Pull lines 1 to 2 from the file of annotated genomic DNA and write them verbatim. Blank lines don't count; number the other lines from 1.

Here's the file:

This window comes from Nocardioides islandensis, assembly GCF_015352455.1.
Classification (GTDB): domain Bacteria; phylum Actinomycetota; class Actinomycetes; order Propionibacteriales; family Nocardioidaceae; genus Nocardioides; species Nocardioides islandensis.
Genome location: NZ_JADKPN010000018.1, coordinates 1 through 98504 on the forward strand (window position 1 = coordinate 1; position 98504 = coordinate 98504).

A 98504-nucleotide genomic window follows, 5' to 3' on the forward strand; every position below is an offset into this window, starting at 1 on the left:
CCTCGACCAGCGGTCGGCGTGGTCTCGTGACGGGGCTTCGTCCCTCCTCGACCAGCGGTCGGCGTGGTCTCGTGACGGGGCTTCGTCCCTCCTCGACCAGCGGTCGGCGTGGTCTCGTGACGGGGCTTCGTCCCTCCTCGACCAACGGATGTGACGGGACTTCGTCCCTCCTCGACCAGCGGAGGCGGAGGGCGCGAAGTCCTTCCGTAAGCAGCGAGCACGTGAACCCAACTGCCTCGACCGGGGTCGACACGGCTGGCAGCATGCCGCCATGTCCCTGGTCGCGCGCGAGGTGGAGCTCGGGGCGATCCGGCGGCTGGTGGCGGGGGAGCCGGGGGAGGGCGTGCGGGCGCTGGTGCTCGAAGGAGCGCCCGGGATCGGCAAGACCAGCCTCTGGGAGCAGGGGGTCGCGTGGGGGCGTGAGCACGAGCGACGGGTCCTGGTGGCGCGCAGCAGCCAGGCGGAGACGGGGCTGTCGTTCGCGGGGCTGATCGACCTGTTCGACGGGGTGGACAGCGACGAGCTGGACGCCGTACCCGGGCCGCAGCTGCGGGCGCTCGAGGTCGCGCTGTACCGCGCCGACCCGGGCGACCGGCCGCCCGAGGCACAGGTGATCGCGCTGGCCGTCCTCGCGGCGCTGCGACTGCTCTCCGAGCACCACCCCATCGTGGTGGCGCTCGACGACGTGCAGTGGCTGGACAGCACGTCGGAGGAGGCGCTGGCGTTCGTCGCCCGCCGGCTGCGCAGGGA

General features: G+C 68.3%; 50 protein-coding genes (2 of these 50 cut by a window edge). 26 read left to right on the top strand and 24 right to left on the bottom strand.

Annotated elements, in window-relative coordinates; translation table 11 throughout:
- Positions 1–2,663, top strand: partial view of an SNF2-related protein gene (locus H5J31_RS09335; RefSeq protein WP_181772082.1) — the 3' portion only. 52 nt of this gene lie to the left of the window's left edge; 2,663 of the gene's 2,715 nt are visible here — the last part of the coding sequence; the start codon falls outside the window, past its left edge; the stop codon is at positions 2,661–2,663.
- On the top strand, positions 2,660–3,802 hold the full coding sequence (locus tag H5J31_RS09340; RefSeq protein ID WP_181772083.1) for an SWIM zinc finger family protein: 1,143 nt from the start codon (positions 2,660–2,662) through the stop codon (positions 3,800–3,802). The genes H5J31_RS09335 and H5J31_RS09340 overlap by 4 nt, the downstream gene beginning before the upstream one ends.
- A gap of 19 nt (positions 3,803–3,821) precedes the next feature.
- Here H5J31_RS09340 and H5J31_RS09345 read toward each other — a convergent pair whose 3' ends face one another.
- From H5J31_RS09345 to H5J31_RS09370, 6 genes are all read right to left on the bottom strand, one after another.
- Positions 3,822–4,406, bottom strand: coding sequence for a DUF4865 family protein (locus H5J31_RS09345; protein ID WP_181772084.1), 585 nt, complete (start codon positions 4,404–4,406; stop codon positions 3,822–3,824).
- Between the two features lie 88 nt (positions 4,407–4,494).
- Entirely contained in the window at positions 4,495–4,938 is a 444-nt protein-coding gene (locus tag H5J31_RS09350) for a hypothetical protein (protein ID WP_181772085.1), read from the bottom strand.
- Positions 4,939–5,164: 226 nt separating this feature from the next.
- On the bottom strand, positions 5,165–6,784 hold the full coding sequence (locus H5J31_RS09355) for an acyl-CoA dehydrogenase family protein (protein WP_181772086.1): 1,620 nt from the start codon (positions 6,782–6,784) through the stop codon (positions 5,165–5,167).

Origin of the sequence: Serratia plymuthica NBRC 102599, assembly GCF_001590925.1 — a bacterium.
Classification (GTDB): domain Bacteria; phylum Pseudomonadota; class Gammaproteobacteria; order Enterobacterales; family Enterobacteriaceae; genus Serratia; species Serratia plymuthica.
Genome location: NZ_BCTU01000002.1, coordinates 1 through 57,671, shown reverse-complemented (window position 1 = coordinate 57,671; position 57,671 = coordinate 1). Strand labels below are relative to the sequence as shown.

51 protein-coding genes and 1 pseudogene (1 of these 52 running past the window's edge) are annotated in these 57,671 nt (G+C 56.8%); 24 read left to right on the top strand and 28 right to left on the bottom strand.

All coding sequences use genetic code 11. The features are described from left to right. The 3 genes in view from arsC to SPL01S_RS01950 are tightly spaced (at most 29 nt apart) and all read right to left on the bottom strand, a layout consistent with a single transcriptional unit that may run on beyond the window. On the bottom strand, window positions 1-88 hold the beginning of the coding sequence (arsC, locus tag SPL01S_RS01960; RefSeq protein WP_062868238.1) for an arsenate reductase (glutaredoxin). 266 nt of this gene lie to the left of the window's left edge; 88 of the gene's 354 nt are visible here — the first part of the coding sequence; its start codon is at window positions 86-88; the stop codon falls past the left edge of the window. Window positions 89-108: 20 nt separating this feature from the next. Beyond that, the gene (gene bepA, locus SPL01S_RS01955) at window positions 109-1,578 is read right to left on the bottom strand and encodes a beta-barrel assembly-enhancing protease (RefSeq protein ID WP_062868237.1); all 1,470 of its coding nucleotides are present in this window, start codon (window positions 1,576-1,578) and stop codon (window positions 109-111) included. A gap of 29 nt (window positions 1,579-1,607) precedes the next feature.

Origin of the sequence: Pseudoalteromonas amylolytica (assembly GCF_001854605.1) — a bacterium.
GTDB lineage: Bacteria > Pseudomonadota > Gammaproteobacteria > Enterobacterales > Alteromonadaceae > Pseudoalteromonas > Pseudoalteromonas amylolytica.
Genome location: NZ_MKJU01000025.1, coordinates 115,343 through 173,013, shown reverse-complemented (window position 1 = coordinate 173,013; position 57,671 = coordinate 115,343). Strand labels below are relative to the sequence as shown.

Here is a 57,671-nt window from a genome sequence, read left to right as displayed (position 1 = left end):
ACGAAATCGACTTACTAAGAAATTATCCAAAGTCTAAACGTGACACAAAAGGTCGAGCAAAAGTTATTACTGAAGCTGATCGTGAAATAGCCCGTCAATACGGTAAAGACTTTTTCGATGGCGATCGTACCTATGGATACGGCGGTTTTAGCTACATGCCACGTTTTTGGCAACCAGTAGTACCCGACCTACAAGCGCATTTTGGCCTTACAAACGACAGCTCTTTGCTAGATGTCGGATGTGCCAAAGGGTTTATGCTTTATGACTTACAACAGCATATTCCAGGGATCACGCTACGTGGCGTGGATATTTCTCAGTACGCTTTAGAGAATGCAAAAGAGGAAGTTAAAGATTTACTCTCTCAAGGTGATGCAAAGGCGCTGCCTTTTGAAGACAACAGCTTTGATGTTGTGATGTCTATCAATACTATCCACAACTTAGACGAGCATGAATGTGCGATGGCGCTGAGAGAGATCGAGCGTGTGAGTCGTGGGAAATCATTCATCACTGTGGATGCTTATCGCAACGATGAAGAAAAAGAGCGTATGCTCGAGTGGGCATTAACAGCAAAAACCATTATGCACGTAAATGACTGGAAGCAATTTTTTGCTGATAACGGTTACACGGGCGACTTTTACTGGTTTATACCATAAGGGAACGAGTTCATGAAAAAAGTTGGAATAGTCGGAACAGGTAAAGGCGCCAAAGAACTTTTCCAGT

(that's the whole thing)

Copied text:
This window comes from Nocardioides islandensis, assembly GCF_015352455.1.
Classification (GTDB): domain Bacteria; phylum Actinomycetota; class Actinomycetes; order Propionibacteriales; family Nocardioidaceae; genus Nocardioides; species Nocardioides islandensis.